The concept of mimesis has been discussed since the time of Plato and Aristotle in ancient Greece. In short, mimesis is the theory that art imitates life. And one of the most telling instances of mimesis in film can be found by looking into the long career of Richard Linklater. Few modern directors have approached filmmaking in such an honest manner. As the mind responsible for Dazed and Confused, Boyhood, and the Before trilogy, Linklater films are truly one of a kind for a plethora of reasons, but the most prominent is how they easily pass as an authentic look into reality. And his debut feature film, Slacker, is a perfect representation of this type of career path he would follow as the years went on.
Slacker may be the ultimate “slice-of life” style film, and does so in an extremely inventive way. Rather than have one main character exemplify a generation, Linklater instead uses a massive ensemble to showcase the range within that generation. The film constantly shifts its focus to a new character, which is somehow always present in the scene prior. As such, a specific narrative is nonexistent, although there is a central theme rooted throughout every eccentric stream of consciousness delivered. At its very core, Slacker is a direct representation of the environment Linklater grew up in; mainly because these characters’ theories or ideals seem too bizarre and quirky to be fictional.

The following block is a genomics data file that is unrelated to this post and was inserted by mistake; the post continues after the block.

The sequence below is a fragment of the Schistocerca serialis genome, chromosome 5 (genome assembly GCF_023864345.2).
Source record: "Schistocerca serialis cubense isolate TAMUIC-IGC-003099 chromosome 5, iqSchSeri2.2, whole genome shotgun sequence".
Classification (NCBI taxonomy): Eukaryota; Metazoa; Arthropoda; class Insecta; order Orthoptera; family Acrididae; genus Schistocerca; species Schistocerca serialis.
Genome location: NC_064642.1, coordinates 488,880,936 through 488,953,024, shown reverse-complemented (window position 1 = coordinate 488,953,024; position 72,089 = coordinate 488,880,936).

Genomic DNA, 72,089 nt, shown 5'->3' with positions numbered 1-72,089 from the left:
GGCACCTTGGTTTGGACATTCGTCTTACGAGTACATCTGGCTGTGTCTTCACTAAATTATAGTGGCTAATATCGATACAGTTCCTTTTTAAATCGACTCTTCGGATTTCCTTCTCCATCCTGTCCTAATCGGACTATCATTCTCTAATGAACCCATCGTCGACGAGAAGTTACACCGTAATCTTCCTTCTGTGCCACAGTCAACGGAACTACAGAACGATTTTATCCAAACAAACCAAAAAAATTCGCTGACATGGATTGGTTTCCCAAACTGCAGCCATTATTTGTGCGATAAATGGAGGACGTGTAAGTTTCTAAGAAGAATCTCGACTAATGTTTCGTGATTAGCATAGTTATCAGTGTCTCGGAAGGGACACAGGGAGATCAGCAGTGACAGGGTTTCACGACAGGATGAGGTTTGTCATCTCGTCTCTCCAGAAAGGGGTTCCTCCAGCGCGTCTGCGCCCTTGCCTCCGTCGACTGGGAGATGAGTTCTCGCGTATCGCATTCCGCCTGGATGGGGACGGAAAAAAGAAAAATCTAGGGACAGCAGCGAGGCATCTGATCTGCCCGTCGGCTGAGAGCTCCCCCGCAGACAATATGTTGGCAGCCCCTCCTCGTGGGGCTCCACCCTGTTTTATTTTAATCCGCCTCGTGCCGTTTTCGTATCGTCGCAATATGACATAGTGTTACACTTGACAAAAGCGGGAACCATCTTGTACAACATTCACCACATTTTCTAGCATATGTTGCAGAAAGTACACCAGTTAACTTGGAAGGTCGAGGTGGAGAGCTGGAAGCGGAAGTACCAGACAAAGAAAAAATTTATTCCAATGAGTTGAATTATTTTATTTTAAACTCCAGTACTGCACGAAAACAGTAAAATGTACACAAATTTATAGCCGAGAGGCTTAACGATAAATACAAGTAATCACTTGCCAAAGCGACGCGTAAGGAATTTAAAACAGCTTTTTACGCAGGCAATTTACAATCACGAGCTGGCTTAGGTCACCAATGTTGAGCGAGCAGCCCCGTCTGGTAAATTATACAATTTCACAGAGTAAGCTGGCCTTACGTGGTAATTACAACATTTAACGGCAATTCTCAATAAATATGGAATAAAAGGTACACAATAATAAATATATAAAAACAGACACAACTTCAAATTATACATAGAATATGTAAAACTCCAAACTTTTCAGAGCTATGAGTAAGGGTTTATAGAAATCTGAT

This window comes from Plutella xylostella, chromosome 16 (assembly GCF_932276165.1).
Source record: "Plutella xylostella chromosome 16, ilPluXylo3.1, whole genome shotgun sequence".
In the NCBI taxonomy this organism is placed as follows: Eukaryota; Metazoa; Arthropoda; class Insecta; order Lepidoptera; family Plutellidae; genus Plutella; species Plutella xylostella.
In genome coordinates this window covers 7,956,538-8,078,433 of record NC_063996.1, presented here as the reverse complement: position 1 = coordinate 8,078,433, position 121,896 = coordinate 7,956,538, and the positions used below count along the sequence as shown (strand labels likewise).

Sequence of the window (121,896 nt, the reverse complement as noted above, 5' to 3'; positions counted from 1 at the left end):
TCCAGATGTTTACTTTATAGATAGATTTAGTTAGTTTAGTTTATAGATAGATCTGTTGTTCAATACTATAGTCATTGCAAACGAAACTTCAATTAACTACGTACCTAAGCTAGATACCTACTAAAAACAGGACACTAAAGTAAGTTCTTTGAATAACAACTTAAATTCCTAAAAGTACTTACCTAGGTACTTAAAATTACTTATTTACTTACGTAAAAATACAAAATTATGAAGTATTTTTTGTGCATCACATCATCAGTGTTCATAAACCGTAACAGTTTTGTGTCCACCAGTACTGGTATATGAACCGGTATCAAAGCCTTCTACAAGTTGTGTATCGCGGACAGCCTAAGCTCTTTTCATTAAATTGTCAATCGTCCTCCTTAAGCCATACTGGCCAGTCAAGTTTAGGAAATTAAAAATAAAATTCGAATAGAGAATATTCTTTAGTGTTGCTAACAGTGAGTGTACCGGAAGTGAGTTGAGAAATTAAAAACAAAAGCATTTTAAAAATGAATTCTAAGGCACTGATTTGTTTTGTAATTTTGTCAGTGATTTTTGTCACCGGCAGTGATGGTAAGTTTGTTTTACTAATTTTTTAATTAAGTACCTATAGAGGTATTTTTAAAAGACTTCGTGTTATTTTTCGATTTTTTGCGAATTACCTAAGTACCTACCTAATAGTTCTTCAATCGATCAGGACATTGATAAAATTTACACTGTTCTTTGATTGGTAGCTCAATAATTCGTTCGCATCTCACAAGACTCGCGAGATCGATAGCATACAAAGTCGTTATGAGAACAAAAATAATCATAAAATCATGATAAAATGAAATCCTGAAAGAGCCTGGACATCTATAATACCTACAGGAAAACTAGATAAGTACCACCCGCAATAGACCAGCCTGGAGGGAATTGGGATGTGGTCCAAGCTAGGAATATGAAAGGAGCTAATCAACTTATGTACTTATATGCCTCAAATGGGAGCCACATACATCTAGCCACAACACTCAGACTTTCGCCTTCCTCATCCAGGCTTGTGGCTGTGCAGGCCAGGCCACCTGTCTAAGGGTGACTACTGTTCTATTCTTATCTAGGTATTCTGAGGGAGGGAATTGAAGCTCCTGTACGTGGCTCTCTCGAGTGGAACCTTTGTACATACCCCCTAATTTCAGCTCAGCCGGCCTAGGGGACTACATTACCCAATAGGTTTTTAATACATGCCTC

It’s also interesting to note how similar each vignette is in terms of structure, yet wholly unique in most other aspects. No characters are listed by a name, but rather, the “problem with the world” they are discussing. And as these characters drone on and on, there is always a listener who never has much to add. Linklater is acutely aware of the peculiar conversations, and treats them as such. A few scenes are comprised of one long-take where a one-sided discussion takes place, before a passerby takes control of the next scene. There’s no time to reflect, or even respond. And the reason being is simply because if reality doesn’t allow time for a singular moment to stop and be picked apart, then neither will the film. With Slacker, Linklater is more concerned with all the branches of life going on around Austin rather than one sole event.